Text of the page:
TheEbola virus belongs to the Ebolavirus genus and it is the mostdangerous in the genus. The Ebola virus is responsible for causingEbola hemorrhagic fever which is transmitted biologically. It israted as a risk 4 pathogen by WHO and is abbreviated as EBOV. Thevirus was first detected in the Democratic Republic of Congo and itis named after Ebola River, which is located in the area where it waslocated. The virus has a threadlike structure and it is made up ofamino acids.
Itis made up of filovirus, which are tubular but can vary in shapes andsizes. The virons have an average diameter of 80 nm and they arecovered with a layer of lipids that have a glycoprotein layer, whichprojects itself as spikes on the surface of the viron (Taylo,Leach & Bruenn, 2010).The length of the viron measures between 800nm to 1000nm. The vironsare made up of single- strands of negative- sense RNA. The geneticcode is made up of seven structural proteins with only one non-structural protein. The leader and the tail of the genetic make- upare long as they carry significant information that are in charge ofreplication, transcription and packaging.
Theinfection of the Ebola virus is dependent on the NPC1 gene in orderto infect human cells. The Ebola virus, like all other viruses,depends on the metabolism of the host cell in order to multiply inthe cell. Once it enters the body, the virus attaches itself to thehost cell using the glycoprotein surface known as peplomer. Thevirus’ membrane fuses with the vesicle membrane and thenucleocapsid is let into the cytoplasm of the host cell (Klenk& Feldmann, 2004).The Ebola virus then uses the host cell’s metabolism to covert themRNA into viral proteins in order to be activated. The virus keepsincreasing into the cell until it it starts replicating. Thenucleocapsids formed then associate with the host’s plasma membraneand destroys the host cell.
Ebolahas target cells, which facilitate its multiplication and survival.They include mononuclearphagocytes,Endothelialcells, and hepatocytes.The Ebola virus secretes the Ebola virus glycoprotein (GP) once theinfection occurs. The virus then replicates itself very quickly andthis overcomes the process of protein synthesis of the cell, and itsimmune defenses. The GP is the main player during infection as itforms a trimeric complex which attaches the virus to the endothelialcells which are located on the inner side of blood vessels (Flemming,2011).The GP also assists the virus to avoid the immune system by formingthe diametric protein, which interferes with the white blood cellssignals. The white blood cells then become carriers for the virusthroughout the body.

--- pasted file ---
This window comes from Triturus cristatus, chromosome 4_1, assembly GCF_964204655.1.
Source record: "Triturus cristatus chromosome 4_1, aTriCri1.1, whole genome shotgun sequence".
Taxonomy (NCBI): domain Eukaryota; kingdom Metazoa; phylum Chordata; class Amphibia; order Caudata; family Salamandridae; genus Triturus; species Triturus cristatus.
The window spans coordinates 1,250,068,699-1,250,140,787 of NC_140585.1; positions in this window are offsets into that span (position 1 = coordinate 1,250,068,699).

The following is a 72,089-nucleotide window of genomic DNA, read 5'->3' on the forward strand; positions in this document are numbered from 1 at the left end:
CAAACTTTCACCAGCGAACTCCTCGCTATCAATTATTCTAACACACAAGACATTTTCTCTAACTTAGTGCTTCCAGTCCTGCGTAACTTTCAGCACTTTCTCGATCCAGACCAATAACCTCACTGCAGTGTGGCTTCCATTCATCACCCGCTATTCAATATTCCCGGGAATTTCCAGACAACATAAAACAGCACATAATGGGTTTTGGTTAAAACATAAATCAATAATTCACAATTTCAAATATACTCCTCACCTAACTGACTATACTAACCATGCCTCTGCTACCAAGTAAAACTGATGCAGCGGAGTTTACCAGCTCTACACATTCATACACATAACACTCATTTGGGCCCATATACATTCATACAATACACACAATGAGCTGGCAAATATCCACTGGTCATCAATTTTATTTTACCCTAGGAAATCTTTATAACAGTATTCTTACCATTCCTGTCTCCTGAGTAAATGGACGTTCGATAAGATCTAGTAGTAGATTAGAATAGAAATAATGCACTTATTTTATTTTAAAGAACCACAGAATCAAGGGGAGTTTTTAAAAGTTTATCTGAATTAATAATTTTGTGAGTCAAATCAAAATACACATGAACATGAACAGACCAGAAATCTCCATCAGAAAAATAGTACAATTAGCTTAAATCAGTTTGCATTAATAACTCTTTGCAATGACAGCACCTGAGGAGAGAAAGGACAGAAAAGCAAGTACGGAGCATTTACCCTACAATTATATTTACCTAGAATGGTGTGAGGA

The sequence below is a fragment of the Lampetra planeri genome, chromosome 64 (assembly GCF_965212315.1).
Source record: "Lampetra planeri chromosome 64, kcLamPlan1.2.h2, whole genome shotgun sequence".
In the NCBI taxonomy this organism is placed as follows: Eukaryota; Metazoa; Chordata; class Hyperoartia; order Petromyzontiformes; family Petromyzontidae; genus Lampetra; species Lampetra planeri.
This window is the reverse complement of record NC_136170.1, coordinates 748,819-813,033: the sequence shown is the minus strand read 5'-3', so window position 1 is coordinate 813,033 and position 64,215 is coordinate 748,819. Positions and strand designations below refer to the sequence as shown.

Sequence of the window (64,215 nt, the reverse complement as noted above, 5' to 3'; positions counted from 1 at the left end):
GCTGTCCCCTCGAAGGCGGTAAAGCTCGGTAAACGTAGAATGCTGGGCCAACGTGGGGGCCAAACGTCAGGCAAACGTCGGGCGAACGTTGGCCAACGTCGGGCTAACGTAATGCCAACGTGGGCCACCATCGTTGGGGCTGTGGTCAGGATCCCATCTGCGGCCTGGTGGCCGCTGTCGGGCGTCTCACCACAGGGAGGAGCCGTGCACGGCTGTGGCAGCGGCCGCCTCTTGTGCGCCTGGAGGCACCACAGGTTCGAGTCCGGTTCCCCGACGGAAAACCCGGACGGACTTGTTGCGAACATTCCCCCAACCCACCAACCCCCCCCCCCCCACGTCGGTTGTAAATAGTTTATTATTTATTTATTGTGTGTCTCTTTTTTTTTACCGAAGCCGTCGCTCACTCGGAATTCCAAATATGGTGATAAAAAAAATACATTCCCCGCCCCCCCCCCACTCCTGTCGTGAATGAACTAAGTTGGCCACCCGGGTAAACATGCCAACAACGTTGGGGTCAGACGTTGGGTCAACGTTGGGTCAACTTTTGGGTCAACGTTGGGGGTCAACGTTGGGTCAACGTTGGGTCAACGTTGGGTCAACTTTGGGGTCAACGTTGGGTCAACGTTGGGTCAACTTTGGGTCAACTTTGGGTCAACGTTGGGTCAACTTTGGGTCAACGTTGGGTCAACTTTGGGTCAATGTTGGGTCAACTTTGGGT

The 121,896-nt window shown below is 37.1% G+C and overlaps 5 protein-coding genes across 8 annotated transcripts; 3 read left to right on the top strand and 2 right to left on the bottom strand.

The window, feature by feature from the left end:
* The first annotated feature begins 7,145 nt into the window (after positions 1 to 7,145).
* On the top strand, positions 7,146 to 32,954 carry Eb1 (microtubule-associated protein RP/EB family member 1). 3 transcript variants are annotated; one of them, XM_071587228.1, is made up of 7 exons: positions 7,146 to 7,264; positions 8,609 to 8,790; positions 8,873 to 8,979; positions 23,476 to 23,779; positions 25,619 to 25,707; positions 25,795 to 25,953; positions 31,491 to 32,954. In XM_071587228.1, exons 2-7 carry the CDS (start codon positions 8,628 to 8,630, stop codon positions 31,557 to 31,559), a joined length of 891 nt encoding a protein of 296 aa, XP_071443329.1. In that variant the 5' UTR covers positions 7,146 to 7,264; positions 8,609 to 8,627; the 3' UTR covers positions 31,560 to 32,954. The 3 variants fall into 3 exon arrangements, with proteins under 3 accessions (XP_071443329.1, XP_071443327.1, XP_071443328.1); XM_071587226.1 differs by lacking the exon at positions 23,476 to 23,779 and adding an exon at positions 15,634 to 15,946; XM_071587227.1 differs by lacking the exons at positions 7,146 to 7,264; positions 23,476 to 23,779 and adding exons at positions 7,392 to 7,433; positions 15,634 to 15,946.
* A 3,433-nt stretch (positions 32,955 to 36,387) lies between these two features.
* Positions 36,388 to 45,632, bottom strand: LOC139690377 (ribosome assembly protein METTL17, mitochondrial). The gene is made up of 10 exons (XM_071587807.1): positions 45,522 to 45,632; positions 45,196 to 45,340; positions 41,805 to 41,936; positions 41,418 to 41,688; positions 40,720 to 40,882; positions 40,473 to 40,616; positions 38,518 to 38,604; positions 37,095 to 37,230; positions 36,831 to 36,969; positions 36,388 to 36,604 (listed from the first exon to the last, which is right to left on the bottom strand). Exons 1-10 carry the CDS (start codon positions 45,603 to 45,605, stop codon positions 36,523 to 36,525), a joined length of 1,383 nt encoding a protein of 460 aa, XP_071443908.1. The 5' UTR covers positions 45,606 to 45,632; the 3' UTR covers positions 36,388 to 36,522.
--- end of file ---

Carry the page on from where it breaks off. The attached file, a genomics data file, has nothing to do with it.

Theviral particles destroy cells and cause cell budding, which resultsin the secretion of cytokines, which result in fever andinflammation. This is called the cytopathic effect and causes theloss of vascular integrity (Klenk& Feldmann, 2004).The loss of vascular integrity is facilitated by the synthesis of theEbola virus glycoprotein. The GP lowers certain integrins, whichcauses cells to adhere to the inter- cellular structure (Flemming,2011).It also causes destruction of the liver and this result incoagulopathy. These are the main effects to the body’s physiologyand anatomy. The virus acts by destroying cells and this is whatcauses it to be very fatal.
TheEbola virus affects a person at two to three weeks after contractingthe virus. The virus is contracted through bodily fluids. If anuninfected person gets into contact with a person’s or an animal’sblood or other bodily fluids, the virus gets transmitted and it isimmediately attaches itself to the cells of the host (Klenk& Feldmann, 2004).It is said that the virus can be transmitted by men who have beeninfected but survived for up to two months after infection. Thedisease manifests itself through hemorrhage from mucous membranes andpuncture- sites. However, excessive bleeding is not common and itoften occurs in the gastrointestinal tract.
Thebleeding from mucous membranes occurs in about 40 to 50 percent ofthe reported cases. Another 50 percent of the infected patientsexperience maculopapular rashes. Bleeding is what causes suddendeaths in a certain percent of the population (Wamala,2010).The bleeding is what causes Ebola to be classified as hemorrhagicfever. Severe cases of the disease result in excessive bleeding(Klenk& Feldmann, 2004).The bleeding is what makes the disease result in deaths in mostcases. The disease affects animals, birds and human beings. The highfatality associated with the disease makes it very dangerous virus.